COVID spread slows in Missouri, new cases now half national rate


    (image courtesy of CDC)

    The spread of COVID-19 in Missouri has been slower than in the nation as a whole for more than 11 weeks, and this month so far the increase in cases has been half the national average.

    The number of new cases reported by the Department of Health and Senior Services has exceeded 1,000 on only five of the 15 days this month. There were only four days from Sept. 1 to Jan. 31 where there were fewer than 1,000 new cases reported.

    On Monday, the department reported 421 new infections, the lowest number since July 12. The seven-day average of reported cases, at 714 per day, is also the lowest since mid-July.

    The highest single daily tally of reported cases was 6,346 on Nov. 14 and the highest seven-day average was 4,723 per day on Nov. 20.

    As a result, total hospitalizations are declining; there are six small counties where there hasn’t been a new case recorded for a week or more; and 16 counties, all with populations below 11,000, that have had fewer than 10 new cases this month.

    Tracking deaths is more difficult because the department issues weekly updates after checking old death certificates. Last week, for example, the department found 287 deaths, including several from early in 2020, that had not bee previously classified as COVID-19 deaths.

    Missouri has confirmed 471,662 total coronavirus infections using the most precise testing and 7,455 deaths. Of that number, 78,671 have been reported since Dec. 31, which gives the state the ninth lowest per capita infection rate in that period.

    In some locations, the lower numbers are leading health officials to further relax restrictions on business operations. The Columbia-Boone County Public Health and Human Services Department, for example, last week announced that bars in the city could serve until midnight.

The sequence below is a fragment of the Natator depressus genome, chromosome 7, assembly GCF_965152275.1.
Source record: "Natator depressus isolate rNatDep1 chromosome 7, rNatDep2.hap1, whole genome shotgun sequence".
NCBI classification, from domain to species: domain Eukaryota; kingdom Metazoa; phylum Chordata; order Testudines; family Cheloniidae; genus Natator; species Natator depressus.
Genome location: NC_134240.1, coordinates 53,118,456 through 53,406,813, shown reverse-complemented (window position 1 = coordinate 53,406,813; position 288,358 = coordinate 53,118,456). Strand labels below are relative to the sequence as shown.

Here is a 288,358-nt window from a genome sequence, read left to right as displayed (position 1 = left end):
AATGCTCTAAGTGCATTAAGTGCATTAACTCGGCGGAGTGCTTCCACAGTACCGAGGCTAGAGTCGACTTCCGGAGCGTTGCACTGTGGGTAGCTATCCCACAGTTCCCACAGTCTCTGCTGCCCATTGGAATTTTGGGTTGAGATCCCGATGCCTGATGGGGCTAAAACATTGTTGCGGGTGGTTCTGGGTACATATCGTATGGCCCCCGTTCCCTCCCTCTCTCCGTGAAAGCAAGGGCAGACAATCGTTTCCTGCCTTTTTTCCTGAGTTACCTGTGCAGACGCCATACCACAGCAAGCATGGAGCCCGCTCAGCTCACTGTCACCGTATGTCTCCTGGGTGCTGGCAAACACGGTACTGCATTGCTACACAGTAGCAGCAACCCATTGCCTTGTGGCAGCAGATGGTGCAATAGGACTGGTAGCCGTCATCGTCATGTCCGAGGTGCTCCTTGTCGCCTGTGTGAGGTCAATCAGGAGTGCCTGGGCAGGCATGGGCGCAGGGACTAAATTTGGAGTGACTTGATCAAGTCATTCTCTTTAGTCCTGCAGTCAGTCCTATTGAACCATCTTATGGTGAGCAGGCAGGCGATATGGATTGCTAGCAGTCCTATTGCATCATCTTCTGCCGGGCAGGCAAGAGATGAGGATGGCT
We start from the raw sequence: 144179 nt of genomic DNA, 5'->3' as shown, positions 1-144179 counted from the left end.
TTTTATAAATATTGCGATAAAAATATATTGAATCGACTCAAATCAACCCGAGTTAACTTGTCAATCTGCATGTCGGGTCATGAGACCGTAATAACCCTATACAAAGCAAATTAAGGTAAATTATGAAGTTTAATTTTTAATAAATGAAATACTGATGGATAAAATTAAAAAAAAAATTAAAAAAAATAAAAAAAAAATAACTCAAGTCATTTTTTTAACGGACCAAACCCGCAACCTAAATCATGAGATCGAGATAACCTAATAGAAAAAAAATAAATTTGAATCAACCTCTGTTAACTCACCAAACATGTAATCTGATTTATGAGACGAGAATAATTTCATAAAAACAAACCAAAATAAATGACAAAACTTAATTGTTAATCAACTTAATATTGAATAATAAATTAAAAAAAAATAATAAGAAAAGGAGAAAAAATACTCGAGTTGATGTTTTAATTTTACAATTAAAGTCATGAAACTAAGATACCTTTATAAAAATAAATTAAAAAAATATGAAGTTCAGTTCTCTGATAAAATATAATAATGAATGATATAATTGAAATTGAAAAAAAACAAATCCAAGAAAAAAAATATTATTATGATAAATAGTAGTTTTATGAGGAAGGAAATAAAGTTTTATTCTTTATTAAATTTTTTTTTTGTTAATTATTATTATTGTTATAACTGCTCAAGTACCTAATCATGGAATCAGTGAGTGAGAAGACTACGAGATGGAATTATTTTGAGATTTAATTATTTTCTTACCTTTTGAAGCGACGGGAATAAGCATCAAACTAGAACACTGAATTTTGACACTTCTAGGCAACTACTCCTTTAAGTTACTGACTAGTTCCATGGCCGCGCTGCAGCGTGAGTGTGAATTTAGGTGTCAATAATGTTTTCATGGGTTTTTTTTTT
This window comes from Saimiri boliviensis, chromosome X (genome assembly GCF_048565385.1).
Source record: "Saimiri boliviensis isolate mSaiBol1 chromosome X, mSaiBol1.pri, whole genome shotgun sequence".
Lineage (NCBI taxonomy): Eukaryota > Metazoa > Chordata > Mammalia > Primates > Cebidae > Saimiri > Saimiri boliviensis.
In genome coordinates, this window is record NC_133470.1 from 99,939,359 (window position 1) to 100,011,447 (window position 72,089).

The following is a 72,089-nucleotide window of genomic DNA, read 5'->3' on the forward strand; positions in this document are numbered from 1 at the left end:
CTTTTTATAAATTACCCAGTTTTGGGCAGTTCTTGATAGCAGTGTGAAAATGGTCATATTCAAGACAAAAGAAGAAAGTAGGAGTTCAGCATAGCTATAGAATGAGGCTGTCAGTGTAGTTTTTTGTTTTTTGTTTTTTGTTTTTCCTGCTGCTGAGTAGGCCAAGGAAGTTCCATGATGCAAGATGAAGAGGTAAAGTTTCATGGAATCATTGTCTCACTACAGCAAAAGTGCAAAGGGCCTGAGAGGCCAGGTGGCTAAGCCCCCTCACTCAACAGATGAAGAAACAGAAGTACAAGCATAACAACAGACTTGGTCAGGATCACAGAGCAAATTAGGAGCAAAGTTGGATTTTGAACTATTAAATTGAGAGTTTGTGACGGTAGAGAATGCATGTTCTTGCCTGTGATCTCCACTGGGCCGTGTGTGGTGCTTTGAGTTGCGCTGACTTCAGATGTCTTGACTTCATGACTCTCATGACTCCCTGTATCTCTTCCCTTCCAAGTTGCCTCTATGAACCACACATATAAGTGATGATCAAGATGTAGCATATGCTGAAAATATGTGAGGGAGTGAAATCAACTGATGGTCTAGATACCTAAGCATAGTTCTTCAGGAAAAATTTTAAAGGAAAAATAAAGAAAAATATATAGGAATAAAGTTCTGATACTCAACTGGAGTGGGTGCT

The previous cut-off time was 10:30 p.m.

    “We are making this change to allow our local establishments to serve their customers for a slightly longer period of time while still requiring masks and social distancing,” Director Stephanie Browning said.

    Boone County averaged 89 cases per day in January, 48 per day in the first week of February and only 25 cases per day last week.

    Other indicators that spread is slowing is apparent on campuses of the University of Missouri. Prior to Friday, the Columbia campus had reported only two days since classes began in August without a new student case. There were no new cases Friday, Saturday or Sunday among students and only nine active infections out of 3,107 total.

    There were also nine active cases among faculty and staff.

    At the Missouri University of Science and Technology in Rolla, as of Saturday there were no active cases of COVID-19 among students or employees for the first time since the fall semester began.

    “This is great news, but we cannot let down our guard,” Dr. Dennis Goodman, Missouri S&T’s chief medical officer. 

    The campus will continue to require facial coverings in classrooms and common areas around campus, maintaining social distancing and limiting gatherings to 10 people or fewer.

    The state’s vaccine rollout, which at one time was the slowest in the nation, has accelerated. As of Monday morning, the Centers for Disease Control dashboard shows that about 10 percent of the state’s population has received at least one shot. There are five states, including Kansas and Tennessee on the state’s borders, that have given fewer first shots per capita.

    The state had four mass vaccination sites for first shots and four sites for booster shots scheduled this week, most for Thursday, Friday and Saturday, but they were canceled Monday afternoon because of snow and intense cold. 

    As of Friday, there were about 1,400 people hospitalized in Missouri with COVD-19, the lowest number since the second week of October. That is less than half the peak of 2,862 inpatients, recorded Dec. 22.